Who’s Scarier: Scott Walker or ‘Jihadi John’?

Shamus Cooke

When Wisconsin Governor Scott Walker compared labor unions to ISIS, his audience cheered. At the end of the speech he got a standing ovation. His wealthy audience hated labor unions that much.

In fact, the 1% despises unions much more than they hate ISIS. Islamic extremists in the Syrian desert pose no threat to anyone in the U.S., while labor unions pose a direct threat to the profits of the super rich.

Conversely, the average U.S. worker has much more to fear from Scott Walker than any knife-wielding Jihadist. For example, Scott Walker is subtly campaigning for president among the elite by bragging about his successful butchering of Wisconsin unions, a model that he and his supporters hope to spread nationally.

Walker is idolized by the super rich for having dismembered Wisconsin unions in a way that recalls Ronald Reagan’s smashing of the PATCO air traffic controllers strike in 1981. The rich view Walker as a Reagan-like messiah who will transform labor relations yet again, giving corporations still more power in relation to the workforce.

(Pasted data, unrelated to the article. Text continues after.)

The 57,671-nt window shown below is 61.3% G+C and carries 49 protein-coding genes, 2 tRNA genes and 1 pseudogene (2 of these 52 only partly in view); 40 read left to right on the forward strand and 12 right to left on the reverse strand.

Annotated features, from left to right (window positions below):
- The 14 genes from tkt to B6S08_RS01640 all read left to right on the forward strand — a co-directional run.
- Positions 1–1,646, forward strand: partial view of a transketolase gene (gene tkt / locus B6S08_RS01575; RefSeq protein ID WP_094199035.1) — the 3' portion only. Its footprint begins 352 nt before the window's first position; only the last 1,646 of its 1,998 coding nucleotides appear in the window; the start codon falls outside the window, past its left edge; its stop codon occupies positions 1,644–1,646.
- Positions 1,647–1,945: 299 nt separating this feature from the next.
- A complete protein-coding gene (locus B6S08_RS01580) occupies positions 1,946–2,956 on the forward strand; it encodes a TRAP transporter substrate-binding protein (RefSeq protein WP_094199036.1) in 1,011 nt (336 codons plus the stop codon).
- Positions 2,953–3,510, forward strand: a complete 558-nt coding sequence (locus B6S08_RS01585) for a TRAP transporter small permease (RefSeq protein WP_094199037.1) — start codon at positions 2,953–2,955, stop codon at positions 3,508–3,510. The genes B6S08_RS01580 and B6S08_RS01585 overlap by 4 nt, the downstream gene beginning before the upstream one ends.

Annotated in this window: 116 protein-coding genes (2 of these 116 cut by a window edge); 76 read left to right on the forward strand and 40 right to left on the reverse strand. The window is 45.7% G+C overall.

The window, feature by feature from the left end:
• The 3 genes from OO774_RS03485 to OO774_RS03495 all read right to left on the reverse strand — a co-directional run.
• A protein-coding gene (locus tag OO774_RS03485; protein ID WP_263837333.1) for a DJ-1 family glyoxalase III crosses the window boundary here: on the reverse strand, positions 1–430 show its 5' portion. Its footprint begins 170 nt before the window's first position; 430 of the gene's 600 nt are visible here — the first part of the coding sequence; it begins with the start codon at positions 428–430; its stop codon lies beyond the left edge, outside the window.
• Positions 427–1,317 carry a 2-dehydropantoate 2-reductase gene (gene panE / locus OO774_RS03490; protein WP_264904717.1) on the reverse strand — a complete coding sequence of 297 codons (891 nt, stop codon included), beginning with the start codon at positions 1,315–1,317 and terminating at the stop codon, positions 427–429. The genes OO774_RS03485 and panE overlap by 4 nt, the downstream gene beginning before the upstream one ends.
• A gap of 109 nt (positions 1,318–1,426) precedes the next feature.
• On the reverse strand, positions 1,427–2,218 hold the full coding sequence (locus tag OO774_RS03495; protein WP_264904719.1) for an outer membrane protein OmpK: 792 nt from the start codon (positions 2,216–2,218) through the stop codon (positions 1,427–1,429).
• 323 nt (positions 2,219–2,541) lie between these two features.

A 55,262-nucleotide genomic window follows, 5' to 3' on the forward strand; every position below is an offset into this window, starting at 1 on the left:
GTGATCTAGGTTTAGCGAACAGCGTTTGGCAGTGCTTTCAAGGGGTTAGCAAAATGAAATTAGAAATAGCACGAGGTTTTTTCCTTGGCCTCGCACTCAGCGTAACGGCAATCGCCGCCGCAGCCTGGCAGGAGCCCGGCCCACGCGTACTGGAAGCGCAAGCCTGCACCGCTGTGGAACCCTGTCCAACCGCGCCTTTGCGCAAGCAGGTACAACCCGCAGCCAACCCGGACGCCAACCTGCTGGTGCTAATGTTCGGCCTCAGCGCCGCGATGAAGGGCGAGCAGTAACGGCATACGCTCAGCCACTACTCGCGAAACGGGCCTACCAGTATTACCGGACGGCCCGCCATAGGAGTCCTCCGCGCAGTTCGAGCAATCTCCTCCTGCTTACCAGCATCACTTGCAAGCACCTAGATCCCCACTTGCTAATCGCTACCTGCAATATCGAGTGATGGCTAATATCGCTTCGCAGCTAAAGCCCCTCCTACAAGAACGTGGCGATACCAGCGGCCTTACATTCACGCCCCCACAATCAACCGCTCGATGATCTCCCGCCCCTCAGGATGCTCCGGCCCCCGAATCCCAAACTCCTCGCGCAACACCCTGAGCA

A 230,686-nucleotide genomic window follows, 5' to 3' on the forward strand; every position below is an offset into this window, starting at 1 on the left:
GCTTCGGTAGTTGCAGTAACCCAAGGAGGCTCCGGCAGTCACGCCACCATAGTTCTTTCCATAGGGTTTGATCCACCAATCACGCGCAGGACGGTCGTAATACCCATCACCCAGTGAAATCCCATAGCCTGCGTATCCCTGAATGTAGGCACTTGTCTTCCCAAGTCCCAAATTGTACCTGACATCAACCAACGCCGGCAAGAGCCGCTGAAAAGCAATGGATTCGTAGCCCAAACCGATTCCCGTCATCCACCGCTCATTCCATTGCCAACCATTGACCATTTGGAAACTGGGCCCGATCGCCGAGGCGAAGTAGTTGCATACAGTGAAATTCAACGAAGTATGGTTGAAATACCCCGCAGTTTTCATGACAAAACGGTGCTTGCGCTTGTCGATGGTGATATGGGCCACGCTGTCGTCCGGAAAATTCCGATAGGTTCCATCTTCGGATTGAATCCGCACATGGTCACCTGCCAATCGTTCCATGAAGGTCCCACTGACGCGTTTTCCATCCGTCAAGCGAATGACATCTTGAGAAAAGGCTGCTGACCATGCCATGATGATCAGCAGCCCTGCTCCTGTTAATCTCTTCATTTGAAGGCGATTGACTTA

For example, Walker’s anti-union laws have reduced union membership in Wisconsin by 50 percent since he defeated the “Wisconsin Uprising” in 2011, a battle victory that the super rich consider more heroic than the campaigns of any current military general.

The deathblow that Walker delivered to Wisconsin public unions devastated the powerful teacher union that has been the target of the 1% nationally, as reflected in Obama’s anti-union Race to the Top education policies that have weakened teacher unions in every state.

Walker’s stunning 2011 victory has been studied across the country by politicians inspired to follow in Walker’s footsteps by striking at the heart of union power, rather than the decades-long practice of chipping around the edges. The Walker copycat craze was described by the New York Times:

“[Governor Walker] has already emboldened other Republican-controlled states to enact measures that weaken unions and cut benefits. Tennessee and Idaho passed laws that cut back bargaining rights for public schoolteachers… Even longtime union strongholds like Michigan and Indiana have enacted right-to-work laws that undercut private-sector unions…”

Now the Illinois Governor, Bruce Rauner, is imitating Walker by signing an executive order that would cripple public sector unions in his state, which includes a direct attack on the very powerful Chicago Teachers Union.

The president of the Chicago Teacher’s Union, Karen Lewis, recently called the Illinois governor “Scott Walker on steroids.” All the conditions for a Wisconsin-like clash in Illinois have been set.